New Year, New Dates; Not-so-New Challenges

January 25, 2011 • Posted in Blog

Unlike people, all dates are not “created equal.”   My young nephew who was born on September 11th is learning by association that actions have consequences.  On the January date a friend of mine blows out his birthday candles, our nation will mark a wedge that has divided us for nearly four decades.  Since the Roe v. Wade decision on January 22, 1973, approximately 52 million embryos and fetuses have been “chosen” not to be born.  Our nation alone has aborted 52 million future citizens.

In some macabre way it seems fitting that abortion is in the news this week, although the details are gruesome.  A physician in Philadelphia has been arrested for murdering seven infants and one woman. Dr. Kermit Gosnell opened the “Women’s Medical Society” in 1979.  One news account reports that, Gosnell typically worked weeknights, arriving hours after his unskilled staff administered anesthesia and drugs to induce labor. He then “forced  the live birth of viable babies in the sixth, seventh, eighth month of pregnancy and then killed those babies . . .” (Philadelphia District Attorney Seth)Williams said.. . . He didn’t advertise, but word got around. They paid $325 for first-trimester abortions and $1,600 to $3,000 for abortions up to 30 weeks. The clinic took in up to $15,000 a day, authorities said. (

According to USA TODAY, Gosnell is board certified in family practice, and apparently began, but did not complete, an obstetrics and gynecology residency (  In addition to Gosnell, four of his employees have been charged with murder; five others, with lesser crimes.

“We think the reason no one acted is because the women in question were poor and of color, because the victims were infants without identities and because the subject was the political football of abortion,” the grand jury wrote. (  It isn’t abortion with which the doctor is accused, however:  “A doctor who with scissors cuts into the necks, severing the spinal cords of living, breathing babies who would survive with proper medical attention commits murder under the law,” (Seth Williams) said. “Regardless of one’s feelings about abortion, whatever one’s beliefs, that is the law.” (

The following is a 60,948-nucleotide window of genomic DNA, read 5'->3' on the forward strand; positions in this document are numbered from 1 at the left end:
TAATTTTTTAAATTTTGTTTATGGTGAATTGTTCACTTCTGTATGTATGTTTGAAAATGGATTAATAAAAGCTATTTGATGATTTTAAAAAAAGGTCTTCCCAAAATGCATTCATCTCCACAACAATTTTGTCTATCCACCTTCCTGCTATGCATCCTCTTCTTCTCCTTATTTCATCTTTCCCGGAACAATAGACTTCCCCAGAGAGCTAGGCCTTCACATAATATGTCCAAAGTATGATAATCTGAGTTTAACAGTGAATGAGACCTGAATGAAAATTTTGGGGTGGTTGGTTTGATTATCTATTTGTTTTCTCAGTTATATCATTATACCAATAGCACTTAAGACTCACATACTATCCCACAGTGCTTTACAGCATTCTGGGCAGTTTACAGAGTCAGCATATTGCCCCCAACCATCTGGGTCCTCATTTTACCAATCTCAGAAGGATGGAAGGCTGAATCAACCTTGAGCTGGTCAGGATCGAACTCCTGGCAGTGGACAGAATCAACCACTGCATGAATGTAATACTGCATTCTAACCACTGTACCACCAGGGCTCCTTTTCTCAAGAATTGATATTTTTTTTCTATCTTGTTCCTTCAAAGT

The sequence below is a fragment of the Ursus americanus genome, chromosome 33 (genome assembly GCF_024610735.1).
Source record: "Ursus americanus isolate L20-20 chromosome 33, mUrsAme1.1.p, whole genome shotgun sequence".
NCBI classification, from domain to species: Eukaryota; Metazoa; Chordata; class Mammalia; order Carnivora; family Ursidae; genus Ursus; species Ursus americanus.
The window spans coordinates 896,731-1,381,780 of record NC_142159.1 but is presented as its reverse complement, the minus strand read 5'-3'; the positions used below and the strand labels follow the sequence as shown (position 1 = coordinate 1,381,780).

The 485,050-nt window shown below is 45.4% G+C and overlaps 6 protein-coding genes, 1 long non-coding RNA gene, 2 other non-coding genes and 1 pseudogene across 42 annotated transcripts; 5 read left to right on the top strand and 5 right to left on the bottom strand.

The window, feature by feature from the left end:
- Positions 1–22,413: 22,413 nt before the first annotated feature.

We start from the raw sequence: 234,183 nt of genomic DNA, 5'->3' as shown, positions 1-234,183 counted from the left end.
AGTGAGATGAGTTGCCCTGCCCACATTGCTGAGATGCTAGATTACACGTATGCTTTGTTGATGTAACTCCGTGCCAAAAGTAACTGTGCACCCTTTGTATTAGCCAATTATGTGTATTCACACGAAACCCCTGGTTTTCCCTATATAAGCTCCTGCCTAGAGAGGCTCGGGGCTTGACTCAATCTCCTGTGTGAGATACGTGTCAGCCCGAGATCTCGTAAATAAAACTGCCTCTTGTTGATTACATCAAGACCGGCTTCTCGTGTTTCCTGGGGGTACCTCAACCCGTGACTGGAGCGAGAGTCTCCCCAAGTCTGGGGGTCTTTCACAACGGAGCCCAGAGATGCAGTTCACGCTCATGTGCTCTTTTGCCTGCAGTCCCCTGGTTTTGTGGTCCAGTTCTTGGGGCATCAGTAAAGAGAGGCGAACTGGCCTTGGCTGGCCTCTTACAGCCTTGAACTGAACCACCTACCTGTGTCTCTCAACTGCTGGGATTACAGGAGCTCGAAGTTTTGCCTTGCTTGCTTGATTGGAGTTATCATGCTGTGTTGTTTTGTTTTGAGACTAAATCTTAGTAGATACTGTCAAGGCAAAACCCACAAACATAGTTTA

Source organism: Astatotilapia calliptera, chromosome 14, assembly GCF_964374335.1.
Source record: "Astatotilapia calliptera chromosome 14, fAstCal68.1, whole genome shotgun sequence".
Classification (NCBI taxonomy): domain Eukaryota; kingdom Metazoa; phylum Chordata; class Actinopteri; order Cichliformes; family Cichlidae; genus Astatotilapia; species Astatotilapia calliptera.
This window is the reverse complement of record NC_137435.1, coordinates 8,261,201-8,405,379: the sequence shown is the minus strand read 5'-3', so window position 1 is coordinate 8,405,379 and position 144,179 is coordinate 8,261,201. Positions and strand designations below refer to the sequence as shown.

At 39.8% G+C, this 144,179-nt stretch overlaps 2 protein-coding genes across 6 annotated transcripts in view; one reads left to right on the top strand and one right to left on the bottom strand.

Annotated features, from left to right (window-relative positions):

Using scissors at the base of the skull to allow the fetal brain to be suctioned out is a description of a partial-birth abortion.  The procedure was permitted in the United States until 2003, but  in 2007, the Supreme Court upheld an effort to ban it by law. (Gonzales v. Carhart; available at ).  Finally our national disregard for embryonic and fetal life met an obstacle, although it may only be a “bump in the road.”  Consider these chilling words from Peter Singer, bioethics chair at Princeton University:

Regarding newborn infants as replaceable, as we now regard fetuses, would have considerable advantages over prenatal diagnosis followed by abortion. Prenatal diagnosis still cannot detect all major disabilities. Some disabilities, in fact, are not present before birth; they may be the result of extremely pre- mature birth, or of something going wrong in the birth process itself. At present parents can choose to keep or destroy their disabled offspring only if the disability happens to be detected during pregnancy. There is no logical basis for restricting parents’ choice to these particular disabilities. If disabled newborn infants were not regarded as having a right to life until, say, a week or a month after birth it would allow parents, in consultation with their doctors, to choose on the basis of far greater knowledge of the infant’s condition than is possible before birth. (Peter Singer, “Taking Life:  Humans,” Excerpted from Practical Ethics, 2nd edition, Cambridge, 1993, pp. 175-217.  Available at—-.htm ).

What reportedly happened in Philadelphia is an outgrowth of our nation’s preoccupation with the invention of the “rights” of adults to choose to treat our offspring with lethal disregard while in the womb.   The utilitarian calculus of Peter Singer, however unattractive it may be, provides us with a window into our future unless we change course.  We are a nation of Ladies Macbeth, and it will take more than soap and water to cleanse the stain.

D. Joy Riley, M.D., M.A.